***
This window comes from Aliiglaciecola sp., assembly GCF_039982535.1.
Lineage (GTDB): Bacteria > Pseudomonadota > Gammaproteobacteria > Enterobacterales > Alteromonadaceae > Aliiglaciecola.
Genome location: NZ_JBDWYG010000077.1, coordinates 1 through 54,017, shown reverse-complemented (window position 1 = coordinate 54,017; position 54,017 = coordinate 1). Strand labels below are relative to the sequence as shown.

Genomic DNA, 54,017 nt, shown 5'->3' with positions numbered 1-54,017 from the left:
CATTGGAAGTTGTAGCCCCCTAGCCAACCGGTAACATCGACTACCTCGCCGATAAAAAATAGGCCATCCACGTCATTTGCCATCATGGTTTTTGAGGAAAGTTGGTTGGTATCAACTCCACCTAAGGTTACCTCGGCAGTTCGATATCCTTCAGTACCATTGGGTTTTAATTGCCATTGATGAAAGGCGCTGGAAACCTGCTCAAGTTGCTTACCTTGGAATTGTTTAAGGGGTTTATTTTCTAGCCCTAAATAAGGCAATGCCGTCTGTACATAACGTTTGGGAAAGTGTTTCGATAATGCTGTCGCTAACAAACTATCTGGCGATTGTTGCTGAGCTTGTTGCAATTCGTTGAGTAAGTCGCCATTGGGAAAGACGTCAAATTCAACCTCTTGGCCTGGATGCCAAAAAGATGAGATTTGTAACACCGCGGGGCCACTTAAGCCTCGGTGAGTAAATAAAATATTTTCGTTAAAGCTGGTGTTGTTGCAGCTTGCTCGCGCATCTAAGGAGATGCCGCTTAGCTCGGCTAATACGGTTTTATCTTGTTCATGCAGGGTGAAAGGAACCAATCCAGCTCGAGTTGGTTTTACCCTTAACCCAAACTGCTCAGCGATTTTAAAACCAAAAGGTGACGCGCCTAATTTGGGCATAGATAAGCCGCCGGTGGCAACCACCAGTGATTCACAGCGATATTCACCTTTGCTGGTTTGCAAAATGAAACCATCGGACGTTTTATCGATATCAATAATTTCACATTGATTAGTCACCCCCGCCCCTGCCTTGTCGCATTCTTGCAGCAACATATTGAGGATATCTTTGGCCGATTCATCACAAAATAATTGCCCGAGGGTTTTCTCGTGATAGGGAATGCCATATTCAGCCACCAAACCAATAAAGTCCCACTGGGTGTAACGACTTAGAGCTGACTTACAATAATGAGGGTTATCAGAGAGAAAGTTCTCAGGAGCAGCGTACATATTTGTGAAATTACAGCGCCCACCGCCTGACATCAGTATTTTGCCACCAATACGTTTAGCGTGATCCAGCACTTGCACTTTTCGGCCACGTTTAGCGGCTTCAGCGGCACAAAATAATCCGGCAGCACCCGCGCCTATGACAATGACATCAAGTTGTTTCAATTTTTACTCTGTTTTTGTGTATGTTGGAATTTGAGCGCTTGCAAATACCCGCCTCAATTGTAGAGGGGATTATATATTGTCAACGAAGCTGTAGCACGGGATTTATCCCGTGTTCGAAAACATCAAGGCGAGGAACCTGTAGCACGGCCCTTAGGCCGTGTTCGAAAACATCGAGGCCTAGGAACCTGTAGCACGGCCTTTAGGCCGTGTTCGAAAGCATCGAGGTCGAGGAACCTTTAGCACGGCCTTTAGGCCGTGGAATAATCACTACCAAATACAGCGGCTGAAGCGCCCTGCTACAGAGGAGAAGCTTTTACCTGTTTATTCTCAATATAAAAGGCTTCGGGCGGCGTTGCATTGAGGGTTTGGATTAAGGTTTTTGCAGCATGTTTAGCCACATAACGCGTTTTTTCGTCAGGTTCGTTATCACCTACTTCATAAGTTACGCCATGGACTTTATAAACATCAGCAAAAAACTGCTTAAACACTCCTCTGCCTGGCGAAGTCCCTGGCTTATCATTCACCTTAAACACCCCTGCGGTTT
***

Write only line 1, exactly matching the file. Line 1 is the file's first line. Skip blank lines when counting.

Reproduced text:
This window comes from Aliiglaciecola sp., assembly GCF_039982535.1.